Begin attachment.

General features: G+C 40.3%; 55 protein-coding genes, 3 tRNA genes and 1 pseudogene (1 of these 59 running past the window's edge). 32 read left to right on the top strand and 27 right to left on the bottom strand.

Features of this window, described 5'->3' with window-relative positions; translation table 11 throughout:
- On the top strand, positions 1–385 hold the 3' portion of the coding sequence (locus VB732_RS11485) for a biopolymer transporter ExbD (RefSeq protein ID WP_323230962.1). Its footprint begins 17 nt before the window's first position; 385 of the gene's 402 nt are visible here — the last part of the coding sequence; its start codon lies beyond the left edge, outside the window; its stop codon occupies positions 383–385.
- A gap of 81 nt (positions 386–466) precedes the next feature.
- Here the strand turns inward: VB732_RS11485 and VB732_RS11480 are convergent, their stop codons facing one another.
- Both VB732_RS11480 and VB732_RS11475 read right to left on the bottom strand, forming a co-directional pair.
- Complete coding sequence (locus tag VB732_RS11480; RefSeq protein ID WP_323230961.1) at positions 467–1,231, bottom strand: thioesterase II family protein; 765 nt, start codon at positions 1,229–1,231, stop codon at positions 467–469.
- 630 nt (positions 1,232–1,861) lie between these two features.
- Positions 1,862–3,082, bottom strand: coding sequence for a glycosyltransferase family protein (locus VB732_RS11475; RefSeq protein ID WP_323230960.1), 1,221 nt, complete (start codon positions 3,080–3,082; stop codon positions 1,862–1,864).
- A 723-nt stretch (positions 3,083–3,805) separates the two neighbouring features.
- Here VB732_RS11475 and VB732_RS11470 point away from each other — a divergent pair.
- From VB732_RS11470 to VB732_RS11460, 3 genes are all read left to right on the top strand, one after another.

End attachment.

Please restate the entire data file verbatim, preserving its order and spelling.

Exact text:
General features: G+C 40.3%; 55 protein-coding genes, 3 tRNA genes and 1 pseudogene (1 of these 59 running past the window's edge). 32 read left to right on the top strand and 27 right to left on the bottom strand.

Features of this window, described 5'->3' with window-relative positions; translation table 11 throughout:
- On the top strand, positions 1–385 hold the 3' portion of the coding sequence (locus VB732_RS11485) for a biopolymer transporter ExbD (RefSeq protein ID WP_323230962.1). Its footprint begins 17 nt before the window's first position; 385 of the gene's 402 nt are visible here — the last part of the coding sequence; its start codon lies beyond the left edge, outside the window; its stop codon occupies positions 383–385.
- A gap of 81 nt (positions 386–466) precedes the next feature.
- Here the strand turns inward: VB732_RS11485 and VB732_RS11480 are convergent, their stop codons facing one another.
- Both VB732_RS11480 and VB732_RS11475 read right to left on the bottom strand, forming a co-directional pair.
- Complete coding sequence (locus tag VB732_RS11480; RefSeq protein ID WP_323230961.1) at positions 467–1,231, bottom strand: thioesterase II family protein; 765 nt, start codon at positions 1,229–1,231, stop codon at positions 467–469.
- 630 nt (positions 1,232–1,861) lie between these two features.
- Positions 1,862–3,082, bottom strand: coding sequence for a glycosyltransferase family protein (locus VB732_RS11475; RefSeq protein ID WP_323230960.1), 1,221 nt, complete (start codon positions 3,080–3,082; stop codon positions 1,862–1,864).
- A 723-nt stretch (positions 3,083–3,805) separates the two neighbouring features.
- Here VB732_RS11475 and VB732_RS11470 point away from each other — a divergent pair.
- From VB732_RS11470 to VB732_RS11460, 3 genes are all read left to right on the top strand, one after another.